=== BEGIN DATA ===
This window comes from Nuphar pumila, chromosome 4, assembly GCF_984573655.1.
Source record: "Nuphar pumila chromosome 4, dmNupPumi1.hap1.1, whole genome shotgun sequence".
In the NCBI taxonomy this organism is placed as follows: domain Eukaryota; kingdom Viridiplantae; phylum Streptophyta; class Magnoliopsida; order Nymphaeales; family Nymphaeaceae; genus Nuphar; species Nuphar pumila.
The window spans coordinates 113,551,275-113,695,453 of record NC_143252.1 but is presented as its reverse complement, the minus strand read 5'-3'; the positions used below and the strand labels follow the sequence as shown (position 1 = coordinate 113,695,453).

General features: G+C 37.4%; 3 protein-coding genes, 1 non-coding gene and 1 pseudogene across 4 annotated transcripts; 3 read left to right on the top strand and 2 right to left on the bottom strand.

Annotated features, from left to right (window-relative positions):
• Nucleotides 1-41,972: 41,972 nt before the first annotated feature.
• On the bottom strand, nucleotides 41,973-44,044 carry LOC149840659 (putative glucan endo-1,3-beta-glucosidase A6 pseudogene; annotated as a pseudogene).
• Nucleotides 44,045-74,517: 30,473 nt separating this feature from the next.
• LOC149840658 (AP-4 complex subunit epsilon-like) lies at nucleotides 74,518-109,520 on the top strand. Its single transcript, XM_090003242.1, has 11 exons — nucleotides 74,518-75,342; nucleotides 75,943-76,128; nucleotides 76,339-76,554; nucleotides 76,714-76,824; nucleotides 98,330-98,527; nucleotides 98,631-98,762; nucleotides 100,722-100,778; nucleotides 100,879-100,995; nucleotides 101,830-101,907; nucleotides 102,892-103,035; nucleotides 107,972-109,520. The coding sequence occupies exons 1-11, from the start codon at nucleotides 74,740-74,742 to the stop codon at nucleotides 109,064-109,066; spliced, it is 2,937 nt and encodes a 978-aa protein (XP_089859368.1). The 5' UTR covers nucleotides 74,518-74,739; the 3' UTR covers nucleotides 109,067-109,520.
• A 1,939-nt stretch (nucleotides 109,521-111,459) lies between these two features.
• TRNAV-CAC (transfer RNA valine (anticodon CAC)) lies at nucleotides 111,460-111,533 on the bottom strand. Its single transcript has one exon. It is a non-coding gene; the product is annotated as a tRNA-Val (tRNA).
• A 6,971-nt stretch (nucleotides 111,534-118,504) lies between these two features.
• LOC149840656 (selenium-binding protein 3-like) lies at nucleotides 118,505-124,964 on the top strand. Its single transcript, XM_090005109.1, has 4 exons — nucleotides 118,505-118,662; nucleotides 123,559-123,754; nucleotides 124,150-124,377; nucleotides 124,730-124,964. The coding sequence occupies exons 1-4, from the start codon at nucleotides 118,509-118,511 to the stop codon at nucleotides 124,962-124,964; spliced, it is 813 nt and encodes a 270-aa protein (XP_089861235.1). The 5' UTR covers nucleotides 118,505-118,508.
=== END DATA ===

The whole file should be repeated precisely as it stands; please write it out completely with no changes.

This window comes from Nuphar pumila, chromosome 4, assembly GCF_984573655.1.
Source record: "Nuphar pumila chromosome 4, dmNupPumi1.hap1.1, whole genome shotgun sequence".
In the NCBI taxonomy this organism is placed as follows: domain Eukaryota; kingdom Viridiplantae; phylum Streptophyta; class Magnoliopsida; order Nymphaeales; family Nymphaeaceae; genus Nuphar; species Nuphar pumila.
The window spans coordinates 113,551,275-113,695,453 of record NC_143252.1 but is presented as its reverse complement, the minus strand read 5'-3'; the positions used below and the strand labels follow the sequence as shown (position 1 = coordinate 113,695,453).

General features: G+C 37.4%; 3 protein-coding genes, 1 non-coding gene and 1 pseudogene across 4 annotated transcripts; 3 read left to right on the top strand and 2 right to left on the bottom strand.

Annotated features, from left to right (window-relative positions):
• Nucleotides 1-41,972: 41,972 nt before the first annotated feature.
• On the bottom strand, nucleotides 41,973-44,044 carry LOC149840659 (putative glucan endo-1,3-beta-glucosidase A6 pseudogene; annotated as a pseudogene).
• Nucleotides 44,045-74,517: 30,473 nt separating this feature from the next.
• LOC149840658 (AP-4 complex subunit epsilon-like) lies at nucleotides 74,518-109,520 on the top strand. Its single transcript, XM_090003242.1, has 11 exons — nucleotides 74,518-75,342; nucleotides 75,943-76,128; nucleotides 76,339-76,554; nucleotides 76,714-76,824; nucleotides 98,330-98,527; nucleotides 98,631-98,762; nucleotides 100,722-100,778; nucleotides 100,879-100,995; nucleotides 101,830-101,907; nucleotides 102,892-103,035; nucleotides 107,972-109,520. The coding sequence occupies exons 1-11, from the start codon at nucleotides 74,740-74,742 to the stop codon at nucleotides 109,064-109,066; spliced, it is 2,937 nt and encodes a 978-aa protein (XP_089859368.1). The 5' UTR covers nucleotides 74,518-74,739; the 3' UTR covers nucleotides 109,067-109,520.
• A 1,939-nt stretch (nucleotides 109,521-111,459) lies between these two features.
• TRNAV-CAC (transfer RNA valine (anticodon CAC)) lies at nucleotides 111,460-111,533 on the bottom strand. Its single transcript has one exon. It is a non-coding gene; the product is annotated as a tRNA-Val (tRNA).
• A 6,971-nt stretch (nucleotides 111,534-118,504) lies between these two features.
• LOC149840656 (selenium-binding protein 3-like) lies at nucleotides 118,505-124,964 on the top strand. Its single transcript, XM_090005109.1, has 4 exons — nucleotides 118,505-118,662; nucleotides 123,559-123,754; nucleotides 124,150-124,377; nucleotides 124,730-124,964. The coding sequence occupies exons 1-4, from the start codon at nucleotides 118,509-118,511 to the stop codon at nucleotides 124,962-124,964; spliced, it is 813 nt and encodes a 270-aa protein (XP_089861235.1). The 5' UTR covers nucleotides 118,505-118,508.